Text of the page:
• Prolonged agitation or anxiety

  • Depression or extreme hopelessness

  • Impaired daily activities or job function

  • Suicidal thoughts or ideation

  • Prolonged, inhibited or absent grieving

  • Extreme physiologic or psychological reactions

  • Substantial guilt

  • Substance abuse – alcohol or drug use

  • Psychotic states

  • Uncontrolled rage

Various supportive resources that survivors may find helpful include: emergency response teams, counselors, social workers, physicians, nurses, healthcare professionals, clergy, therapists, support groups and leaders, mental health professionals and other survivors.

Helping the Survivors
The Center for Disease Control’s Emergency Preparedness & Response Disaster Mental Health Resources offers ways for healthcare providers to address the emotional needs of survivors and help them cope with the traumatic event: (2)

  • Identify concrete needs and attempt to help. Traumatized persons are often preoccupied with concrete needs (e.g., How do I know if my friends made it to the hospital?).

  • Keep to their usual routine.

  • Help identify ways to relax.

  • Face situations, people and places that remind them of the traumatic event— not to shy away.

  • Take the time to resolve day-to-day conflicts so they do not build up and add to their stress.

  • Identify support sources, i.e., family and friends. Encourage talking about their experiences and feelings with friends, family, or other support networks (clergy and community centers).

Making Sense of Loss & Picking up the Pieces
Trying to make sense of or find meaning sudden catastrophic losses can be difficult. Natural disasters such as hurricanes Rita and Katrina, the Asian earthquake, or last Christmas' tsunami are beyond anyone's control; they are reminders of how susceptible we are to the whims of nature. Natural disasters cause sudden, devastating, insensible losses that cannot be explained. Witnesses are left with the realization that life is not always fair and that sometimes bad things happen to good people.


We are left asking the poignant question "Why?"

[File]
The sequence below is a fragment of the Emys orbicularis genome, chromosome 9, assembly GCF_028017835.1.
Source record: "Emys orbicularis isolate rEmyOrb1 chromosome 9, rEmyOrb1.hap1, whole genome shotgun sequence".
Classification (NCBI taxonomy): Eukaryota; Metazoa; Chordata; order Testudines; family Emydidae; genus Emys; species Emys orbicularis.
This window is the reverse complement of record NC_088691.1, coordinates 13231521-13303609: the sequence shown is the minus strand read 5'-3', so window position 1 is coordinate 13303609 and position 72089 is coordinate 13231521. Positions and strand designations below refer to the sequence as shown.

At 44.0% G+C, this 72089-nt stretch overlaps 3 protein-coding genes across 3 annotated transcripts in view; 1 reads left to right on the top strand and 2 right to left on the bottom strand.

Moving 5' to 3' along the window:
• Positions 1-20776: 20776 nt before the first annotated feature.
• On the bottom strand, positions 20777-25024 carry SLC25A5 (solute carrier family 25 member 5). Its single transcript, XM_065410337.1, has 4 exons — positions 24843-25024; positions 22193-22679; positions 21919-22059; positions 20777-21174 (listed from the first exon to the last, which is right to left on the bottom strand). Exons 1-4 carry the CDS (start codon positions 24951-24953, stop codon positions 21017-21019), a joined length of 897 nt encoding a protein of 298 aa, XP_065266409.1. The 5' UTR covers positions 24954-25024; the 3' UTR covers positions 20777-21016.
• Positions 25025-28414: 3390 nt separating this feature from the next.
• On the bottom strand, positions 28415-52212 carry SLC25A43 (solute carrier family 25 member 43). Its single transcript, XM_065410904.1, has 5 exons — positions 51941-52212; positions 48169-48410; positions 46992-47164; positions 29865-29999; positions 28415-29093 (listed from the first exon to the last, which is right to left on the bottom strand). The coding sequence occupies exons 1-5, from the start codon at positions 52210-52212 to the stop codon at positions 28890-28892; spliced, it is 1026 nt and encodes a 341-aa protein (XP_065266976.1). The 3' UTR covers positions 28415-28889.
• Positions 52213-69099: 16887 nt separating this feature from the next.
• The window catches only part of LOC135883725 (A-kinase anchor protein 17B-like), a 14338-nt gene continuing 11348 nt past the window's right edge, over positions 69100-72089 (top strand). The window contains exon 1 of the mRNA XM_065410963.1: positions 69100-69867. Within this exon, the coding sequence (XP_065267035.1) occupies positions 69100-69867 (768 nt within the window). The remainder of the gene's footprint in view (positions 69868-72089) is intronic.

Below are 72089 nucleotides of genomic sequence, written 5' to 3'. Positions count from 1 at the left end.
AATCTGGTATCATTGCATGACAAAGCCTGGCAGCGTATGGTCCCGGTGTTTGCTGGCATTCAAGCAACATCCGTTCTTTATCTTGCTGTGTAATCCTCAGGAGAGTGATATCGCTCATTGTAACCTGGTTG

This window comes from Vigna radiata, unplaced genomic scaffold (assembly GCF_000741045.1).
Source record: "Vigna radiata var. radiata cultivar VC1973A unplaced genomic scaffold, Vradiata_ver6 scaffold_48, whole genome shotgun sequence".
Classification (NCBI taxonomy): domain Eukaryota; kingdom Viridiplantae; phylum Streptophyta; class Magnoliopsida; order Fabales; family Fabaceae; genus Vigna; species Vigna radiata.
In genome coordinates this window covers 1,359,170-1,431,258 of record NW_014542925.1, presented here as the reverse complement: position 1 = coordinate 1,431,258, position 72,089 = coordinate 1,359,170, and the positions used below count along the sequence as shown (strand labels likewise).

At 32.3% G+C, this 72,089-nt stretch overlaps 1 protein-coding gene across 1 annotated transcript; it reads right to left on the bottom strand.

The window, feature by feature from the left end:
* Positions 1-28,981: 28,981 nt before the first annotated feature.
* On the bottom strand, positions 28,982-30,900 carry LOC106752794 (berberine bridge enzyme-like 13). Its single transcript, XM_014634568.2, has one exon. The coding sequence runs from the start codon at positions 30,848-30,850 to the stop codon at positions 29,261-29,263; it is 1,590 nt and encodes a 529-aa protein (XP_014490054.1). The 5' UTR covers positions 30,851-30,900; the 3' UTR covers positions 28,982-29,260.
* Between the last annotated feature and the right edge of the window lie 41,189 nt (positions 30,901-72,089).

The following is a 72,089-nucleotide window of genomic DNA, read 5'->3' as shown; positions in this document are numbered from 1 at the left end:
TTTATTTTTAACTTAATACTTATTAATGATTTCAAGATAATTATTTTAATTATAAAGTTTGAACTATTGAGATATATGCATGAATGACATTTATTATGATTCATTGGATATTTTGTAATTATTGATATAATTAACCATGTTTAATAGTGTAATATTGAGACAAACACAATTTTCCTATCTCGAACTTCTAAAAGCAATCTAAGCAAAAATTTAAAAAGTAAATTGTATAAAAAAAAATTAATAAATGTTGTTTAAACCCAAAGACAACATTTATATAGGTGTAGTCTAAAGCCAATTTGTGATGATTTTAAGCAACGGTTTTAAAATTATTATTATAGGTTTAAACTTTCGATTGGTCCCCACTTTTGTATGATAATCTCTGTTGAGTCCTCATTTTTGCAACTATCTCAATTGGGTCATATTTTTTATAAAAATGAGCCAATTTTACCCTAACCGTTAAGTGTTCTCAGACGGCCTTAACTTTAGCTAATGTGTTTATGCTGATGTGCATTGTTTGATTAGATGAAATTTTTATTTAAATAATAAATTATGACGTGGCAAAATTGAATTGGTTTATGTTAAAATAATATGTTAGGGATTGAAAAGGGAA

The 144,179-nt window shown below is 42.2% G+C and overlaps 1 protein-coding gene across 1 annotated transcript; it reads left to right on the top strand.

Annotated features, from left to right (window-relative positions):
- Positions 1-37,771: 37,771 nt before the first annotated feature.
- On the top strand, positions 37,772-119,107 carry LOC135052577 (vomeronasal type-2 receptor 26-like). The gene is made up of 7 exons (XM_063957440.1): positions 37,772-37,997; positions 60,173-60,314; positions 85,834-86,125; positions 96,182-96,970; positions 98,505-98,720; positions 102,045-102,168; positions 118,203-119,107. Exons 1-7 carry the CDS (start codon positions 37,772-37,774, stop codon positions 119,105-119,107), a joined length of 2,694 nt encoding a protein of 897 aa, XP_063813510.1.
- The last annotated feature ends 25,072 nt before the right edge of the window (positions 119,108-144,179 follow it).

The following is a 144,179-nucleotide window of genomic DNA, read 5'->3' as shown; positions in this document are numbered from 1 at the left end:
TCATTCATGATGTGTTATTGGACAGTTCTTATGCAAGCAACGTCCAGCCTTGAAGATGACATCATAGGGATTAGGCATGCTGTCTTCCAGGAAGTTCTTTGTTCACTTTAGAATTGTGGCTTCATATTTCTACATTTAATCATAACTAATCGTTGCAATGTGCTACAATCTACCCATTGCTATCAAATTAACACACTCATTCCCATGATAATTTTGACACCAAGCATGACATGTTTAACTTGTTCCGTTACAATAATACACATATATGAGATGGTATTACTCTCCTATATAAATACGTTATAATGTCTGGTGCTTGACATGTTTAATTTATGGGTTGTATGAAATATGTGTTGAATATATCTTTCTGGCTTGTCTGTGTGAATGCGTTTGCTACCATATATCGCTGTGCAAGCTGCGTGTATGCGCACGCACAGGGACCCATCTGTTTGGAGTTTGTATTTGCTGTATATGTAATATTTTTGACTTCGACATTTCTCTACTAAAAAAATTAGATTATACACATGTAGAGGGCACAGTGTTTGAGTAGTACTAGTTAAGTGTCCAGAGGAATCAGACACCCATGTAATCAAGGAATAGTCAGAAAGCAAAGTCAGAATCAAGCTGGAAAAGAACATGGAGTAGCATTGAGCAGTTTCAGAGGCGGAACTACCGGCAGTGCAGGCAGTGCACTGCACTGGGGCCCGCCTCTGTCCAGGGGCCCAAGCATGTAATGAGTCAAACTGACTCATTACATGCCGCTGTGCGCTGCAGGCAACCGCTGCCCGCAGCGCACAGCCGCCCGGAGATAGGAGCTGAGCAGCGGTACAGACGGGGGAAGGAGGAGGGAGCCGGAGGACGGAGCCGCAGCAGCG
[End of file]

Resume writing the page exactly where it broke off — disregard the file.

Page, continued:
It is human nature to want to answer the questions "Why?" "Why me?" and "Why did this happen?" yet it may be impossible to ever find an answer. Asking "Why" may be counterproductive, especially when working on recovering and rebuilding. Perhaps the more worthwhile question to ask is, "How do I pick up the pieces and go on living as meaningfully as possible?"

Picking up the pieces of a shattered life and finding ways to keep on living is a challenge. Many survivors discover an internal core of strength, others rely on their faith, and still others cope by making sense of or finding personal meaning in the events. They view the event as a chance to be reborn, a turning point or a wake-up call in their life.

Realizing that Life Goes On
Dr. Elisabeth Kübler-Ross said of mourning, that "it usually ends when people realize that they can live again, that they can concentrate their energies on their lives as a whole…". In time survivors come to cope with the difficulties and the challenges, integrate the loss, and begin to rebuild a new life—a life forever change by the events. Integrating traumatic events into a new life involves giving up on old dreams and not spending a lifetime mourning what might have been. Survivors learn to accept what their life is now.

The destruction caused in a few hours by hurricanes Katrina and Rita or the Asian earthquake may take years to repair. Yet in the midst of the destruction there are signs of life. Les Brown once offered the wise words, "Change is difficult but often essential to survival."


Although the setbacks from Rita were difficult, residents of these states are changing in order to survive. They are living by the words "Laissez les bons temps rouler," "The good times will roll again."

Slowly, survivors start to live again. In time, they begin living a new life, believing that life is worth living and that most of all, despite goes on.

21 Things You Can Do

While You're Living Through A Traumatic Experience (6)

Take immediate action to ensure your physical safety and the safety of others. If it’s possible, remove yourself from the event/scene in order to avoid further traumatic exposure. Traumatic stress may compromise your ability to think clearly. If you find it difficult to concentrate when someone is speaking to you, focus on the specific words they are saying.  Work to actively listen. Slow down the conversation and repeat what you have just heard.
Address your acute medical needs (e.g., if you’re having difficulty breathing, experiencing chest pains or palpitations, seek immediate medical attention). Don’t make important decisions when you’re feeling overwhelmed. Allow trusted family members or friends to assist you with necessary decisionmaking.